Thompson Rivers University (TRU) is thrilled to open the Chappell Family Building for Nursing and Population Health to train in-demand health-care workers in BC. The building has state-of-the-art practice environments and technology to keep up with changing health education.
The $37.2-million project was made possible through the support of the provincial government ($8 million), private donors ($3.6 million), the university’s capital reserves and ongoing fundraising.
“TRU will have capacity to improve access for students, improve transition into the labour market, enrich research opportunities and simulate the full spectrum of health-care environments. For this, I am proud of today’s opening,” said TRU President and Vice-Chancellor Brett Fairbairn.
The innovatively designed Chappell Family Building prioritizes student needs. With it, lab space for the School of Nursing has tripled from 16 to 48 beds. The three-storey building includes high-tech patient simulation labs, a home-visit lab, seminar rooms, student lounges, research space, breakout rooms and a 60-person classroom. It supports collaborative learning for interdisciplinary teams while fostering creativity and innovation.
“This new building will transform how my classmates and I learn to be the future health-care workers in BC. We are excited to use this new facility,” said fourth-year TRU nursing student Lisa Bonang.
Critical to student success is the Dr. Sherman Jen High-Fidelity Simulation Centre, made possible through a donation of $1.5 million from Dr. Sherman Jen. Four simulation labs equipped with computerized mannequins and reflecting real health-care settings will better prepare students for working conditions and support research designed to improve health outcomes.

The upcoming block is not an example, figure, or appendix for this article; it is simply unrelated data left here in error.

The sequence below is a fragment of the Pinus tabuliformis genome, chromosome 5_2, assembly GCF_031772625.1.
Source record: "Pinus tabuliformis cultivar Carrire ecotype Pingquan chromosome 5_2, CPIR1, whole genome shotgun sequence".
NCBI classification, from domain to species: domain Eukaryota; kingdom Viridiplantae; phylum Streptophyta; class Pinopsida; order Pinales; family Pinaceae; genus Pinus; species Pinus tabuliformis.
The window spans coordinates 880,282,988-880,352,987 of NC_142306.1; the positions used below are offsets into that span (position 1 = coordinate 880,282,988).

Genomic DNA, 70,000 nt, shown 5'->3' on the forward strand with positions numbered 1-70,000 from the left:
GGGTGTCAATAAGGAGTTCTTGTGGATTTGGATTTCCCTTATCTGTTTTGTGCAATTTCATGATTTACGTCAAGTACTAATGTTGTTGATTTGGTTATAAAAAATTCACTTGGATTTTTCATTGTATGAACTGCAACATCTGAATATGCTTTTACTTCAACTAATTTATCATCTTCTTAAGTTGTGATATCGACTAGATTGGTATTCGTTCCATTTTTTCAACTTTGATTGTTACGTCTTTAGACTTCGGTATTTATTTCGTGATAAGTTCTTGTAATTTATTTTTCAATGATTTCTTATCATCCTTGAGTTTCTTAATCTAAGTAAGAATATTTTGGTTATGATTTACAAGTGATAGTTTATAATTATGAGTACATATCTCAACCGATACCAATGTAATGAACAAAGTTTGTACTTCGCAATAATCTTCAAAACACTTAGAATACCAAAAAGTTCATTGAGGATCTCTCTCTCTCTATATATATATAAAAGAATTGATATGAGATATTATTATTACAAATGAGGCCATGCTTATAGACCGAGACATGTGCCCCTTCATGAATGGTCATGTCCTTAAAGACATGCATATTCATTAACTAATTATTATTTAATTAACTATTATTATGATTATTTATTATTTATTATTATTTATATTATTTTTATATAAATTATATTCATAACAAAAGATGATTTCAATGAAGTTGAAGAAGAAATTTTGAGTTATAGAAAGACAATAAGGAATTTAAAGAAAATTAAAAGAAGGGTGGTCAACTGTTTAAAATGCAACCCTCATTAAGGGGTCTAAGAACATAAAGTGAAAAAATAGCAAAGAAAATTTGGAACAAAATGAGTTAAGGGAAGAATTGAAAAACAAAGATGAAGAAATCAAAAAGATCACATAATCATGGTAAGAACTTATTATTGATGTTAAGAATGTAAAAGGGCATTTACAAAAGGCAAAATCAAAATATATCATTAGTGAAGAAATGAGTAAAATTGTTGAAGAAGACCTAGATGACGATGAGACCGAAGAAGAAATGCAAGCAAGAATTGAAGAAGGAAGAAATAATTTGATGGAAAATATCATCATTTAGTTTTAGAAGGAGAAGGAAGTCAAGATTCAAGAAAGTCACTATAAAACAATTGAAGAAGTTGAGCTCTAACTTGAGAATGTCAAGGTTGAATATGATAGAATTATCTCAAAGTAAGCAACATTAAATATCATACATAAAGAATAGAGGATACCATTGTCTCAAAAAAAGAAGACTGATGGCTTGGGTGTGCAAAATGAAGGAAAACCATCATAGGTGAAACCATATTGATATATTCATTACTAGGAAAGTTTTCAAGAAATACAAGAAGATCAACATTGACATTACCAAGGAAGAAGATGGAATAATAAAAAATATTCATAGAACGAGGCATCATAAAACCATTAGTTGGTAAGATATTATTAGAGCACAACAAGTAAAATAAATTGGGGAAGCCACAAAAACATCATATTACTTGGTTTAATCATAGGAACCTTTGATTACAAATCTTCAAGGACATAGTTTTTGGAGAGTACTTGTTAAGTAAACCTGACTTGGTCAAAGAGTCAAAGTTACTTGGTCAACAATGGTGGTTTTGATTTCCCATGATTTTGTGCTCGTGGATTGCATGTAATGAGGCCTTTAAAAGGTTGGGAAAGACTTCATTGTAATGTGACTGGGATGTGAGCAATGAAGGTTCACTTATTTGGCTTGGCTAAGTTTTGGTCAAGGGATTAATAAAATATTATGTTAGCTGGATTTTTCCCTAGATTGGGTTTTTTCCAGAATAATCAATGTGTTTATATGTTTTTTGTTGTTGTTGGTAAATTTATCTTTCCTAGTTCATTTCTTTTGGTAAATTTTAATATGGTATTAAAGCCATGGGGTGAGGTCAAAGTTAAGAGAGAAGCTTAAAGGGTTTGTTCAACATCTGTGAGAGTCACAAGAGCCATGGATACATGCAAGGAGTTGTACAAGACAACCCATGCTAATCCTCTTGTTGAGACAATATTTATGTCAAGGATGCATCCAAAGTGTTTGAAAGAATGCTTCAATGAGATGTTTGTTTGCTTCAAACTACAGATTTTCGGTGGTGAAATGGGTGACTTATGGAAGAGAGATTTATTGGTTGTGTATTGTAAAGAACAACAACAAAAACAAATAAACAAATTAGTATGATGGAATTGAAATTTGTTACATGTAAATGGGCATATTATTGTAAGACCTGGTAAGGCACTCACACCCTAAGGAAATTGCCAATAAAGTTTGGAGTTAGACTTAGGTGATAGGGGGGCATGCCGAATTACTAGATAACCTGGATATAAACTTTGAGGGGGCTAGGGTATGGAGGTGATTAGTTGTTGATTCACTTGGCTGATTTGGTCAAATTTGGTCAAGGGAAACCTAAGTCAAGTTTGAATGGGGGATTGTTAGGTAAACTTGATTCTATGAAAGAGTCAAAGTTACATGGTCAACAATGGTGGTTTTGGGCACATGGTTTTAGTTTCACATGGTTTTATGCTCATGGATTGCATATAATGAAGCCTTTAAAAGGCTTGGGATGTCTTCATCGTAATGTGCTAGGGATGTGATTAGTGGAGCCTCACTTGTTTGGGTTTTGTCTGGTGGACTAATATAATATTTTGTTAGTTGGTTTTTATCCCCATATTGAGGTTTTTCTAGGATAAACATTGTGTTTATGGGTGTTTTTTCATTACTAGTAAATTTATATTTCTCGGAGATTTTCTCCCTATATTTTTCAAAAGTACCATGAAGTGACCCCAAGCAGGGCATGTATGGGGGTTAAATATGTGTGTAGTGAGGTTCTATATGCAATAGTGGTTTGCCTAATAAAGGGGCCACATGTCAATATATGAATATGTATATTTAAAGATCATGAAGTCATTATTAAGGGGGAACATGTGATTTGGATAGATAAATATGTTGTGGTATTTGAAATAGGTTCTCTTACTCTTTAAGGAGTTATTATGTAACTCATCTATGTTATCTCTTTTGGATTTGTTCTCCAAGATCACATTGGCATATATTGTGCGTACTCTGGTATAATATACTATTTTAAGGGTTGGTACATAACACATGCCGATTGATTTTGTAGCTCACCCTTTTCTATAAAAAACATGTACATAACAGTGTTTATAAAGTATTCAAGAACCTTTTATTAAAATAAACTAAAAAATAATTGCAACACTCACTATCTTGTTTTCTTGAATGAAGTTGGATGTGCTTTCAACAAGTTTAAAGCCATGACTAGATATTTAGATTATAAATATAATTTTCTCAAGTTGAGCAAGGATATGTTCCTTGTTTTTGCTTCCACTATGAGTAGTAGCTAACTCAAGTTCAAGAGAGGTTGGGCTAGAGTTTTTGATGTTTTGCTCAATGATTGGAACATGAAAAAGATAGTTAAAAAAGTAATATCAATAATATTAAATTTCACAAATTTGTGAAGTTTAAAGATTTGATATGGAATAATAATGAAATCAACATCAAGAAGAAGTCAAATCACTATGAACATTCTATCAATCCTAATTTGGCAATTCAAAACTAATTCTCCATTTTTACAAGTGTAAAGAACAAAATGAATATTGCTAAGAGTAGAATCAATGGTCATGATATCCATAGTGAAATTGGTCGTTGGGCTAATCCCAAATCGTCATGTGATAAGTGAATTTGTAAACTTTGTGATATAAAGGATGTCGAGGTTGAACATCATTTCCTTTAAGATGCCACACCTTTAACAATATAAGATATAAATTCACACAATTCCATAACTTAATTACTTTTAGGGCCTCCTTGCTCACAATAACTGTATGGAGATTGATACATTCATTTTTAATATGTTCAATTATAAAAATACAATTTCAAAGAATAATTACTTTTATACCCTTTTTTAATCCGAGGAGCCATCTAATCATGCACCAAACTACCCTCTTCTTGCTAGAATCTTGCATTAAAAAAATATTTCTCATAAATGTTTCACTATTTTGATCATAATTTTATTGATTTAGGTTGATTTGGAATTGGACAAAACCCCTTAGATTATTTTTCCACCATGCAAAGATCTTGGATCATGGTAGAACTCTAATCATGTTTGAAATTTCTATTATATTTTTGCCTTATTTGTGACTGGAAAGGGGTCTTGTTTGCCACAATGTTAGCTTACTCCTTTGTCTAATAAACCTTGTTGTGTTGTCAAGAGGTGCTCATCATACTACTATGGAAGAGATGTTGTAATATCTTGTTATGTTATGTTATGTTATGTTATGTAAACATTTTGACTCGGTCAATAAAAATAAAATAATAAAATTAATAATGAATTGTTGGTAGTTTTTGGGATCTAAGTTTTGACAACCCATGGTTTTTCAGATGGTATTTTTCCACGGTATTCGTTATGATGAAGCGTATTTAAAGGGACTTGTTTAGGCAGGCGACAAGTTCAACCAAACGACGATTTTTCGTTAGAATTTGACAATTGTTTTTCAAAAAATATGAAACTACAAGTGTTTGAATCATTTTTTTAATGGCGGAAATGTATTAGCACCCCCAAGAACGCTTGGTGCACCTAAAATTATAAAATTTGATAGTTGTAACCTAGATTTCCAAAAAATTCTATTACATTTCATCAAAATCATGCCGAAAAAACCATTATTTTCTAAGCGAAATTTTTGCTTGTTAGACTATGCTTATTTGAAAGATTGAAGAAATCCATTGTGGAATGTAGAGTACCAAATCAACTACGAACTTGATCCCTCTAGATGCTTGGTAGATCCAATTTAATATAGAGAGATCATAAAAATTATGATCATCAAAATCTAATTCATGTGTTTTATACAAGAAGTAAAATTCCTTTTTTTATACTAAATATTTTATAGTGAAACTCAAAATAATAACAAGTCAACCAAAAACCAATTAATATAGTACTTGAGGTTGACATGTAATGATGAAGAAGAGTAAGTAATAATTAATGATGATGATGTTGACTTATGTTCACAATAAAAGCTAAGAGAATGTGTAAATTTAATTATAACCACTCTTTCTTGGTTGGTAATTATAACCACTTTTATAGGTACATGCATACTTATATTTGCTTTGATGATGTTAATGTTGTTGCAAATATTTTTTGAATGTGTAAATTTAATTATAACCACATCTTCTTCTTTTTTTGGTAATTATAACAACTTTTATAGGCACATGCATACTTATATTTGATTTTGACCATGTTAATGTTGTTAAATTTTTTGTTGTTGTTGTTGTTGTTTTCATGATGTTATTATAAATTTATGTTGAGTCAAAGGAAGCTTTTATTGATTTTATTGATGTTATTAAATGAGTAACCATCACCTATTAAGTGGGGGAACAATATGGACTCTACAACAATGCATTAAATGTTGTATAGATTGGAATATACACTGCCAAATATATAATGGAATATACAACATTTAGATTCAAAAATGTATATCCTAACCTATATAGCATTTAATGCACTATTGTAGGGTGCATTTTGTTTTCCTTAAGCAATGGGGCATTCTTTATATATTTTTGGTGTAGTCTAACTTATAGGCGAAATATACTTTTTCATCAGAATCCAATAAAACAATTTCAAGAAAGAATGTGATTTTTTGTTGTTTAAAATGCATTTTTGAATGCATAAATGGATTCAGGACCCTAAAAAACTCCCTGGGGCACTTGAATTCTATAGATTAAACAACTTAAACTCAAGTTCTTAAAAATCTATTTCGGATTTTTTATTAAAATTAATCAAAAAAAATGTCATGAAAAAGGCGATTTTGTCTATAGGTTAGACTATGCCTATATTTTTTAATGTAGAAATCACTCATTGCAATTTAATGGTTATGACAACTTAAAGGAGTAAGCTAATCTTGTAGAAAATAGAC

Faculty member Wendy McKenzie said TRU’s new lab facilities are unique in nursing education. Faculty will have unprecedented resources and technology to simulate a wide range of scenarios and observe student responses.
“This new space for the TRU School of Nursing will help us continue to educate and develop world-class health-care workers. This space will enable students to be work ready once they are done their program,” said TRU School of Nursing Dean Rani Srivastava.
The Dr. Sherman Jen High-Fidelity Simulation Centre is also home to Super Tory, a lifelike infant manikin newly purchased this summer with dollars raised at the TRU Foundation Gala in February. For the first time at TRU, Super Tory will allow nursing students to experience simulated pediatric emergencies.
By providing a home for the School of Nursing, the new facility brings together under one roof students in the Bachelor of Science in Nursing, Health Care Assistant and Master of Nursing programs. Though COVID-19 prevents full in-person instruction, limited groups of students will use lab space this fall.
“This new state-of-the-art training facility will be a game changer for health care students at TRU. Our government is committed to student success and providing education and training close to home. By investing in advanced health care technology and education, we are equipping the next generation of health professionals with the skills needed to provide British Columbians with the highest standard of health care services,” said BC Minister of Advanced Education, Skills and Training Melanie Mark.
Funding Partners and Donors
In addition to an $8-million investment from the Province of British Columbia, these donors have contributed significantly toward this new building. TRU is deeply grateful for this generous and impactful support and thanks the many other donors who have contributed, and continue to help fund this building.
- Dr. Sherman Jen
- The Stollery Charitable Foundation
- Spencer and Janet Bryson
- Ken and Maureen Lepin
- Kamloops Rotary Clubs
- TRU Foundation Gala donors
About the Chappell Family
With the Chappell Family name, TRU is honouring a private donation of $1.5 million and celebrating the legacy of Catherine and Edward Chappell. Catherine and Edward met in Kamloops and were married in 1938. Catherine completed her nurse training at Royal Inland Hospital and worked as registered nurse in the BC communities of Kamloops, Michel and Fernie and became a public-health nurse. Edward worked for the Crowsnest Coal Company and was a passionate community volunteer.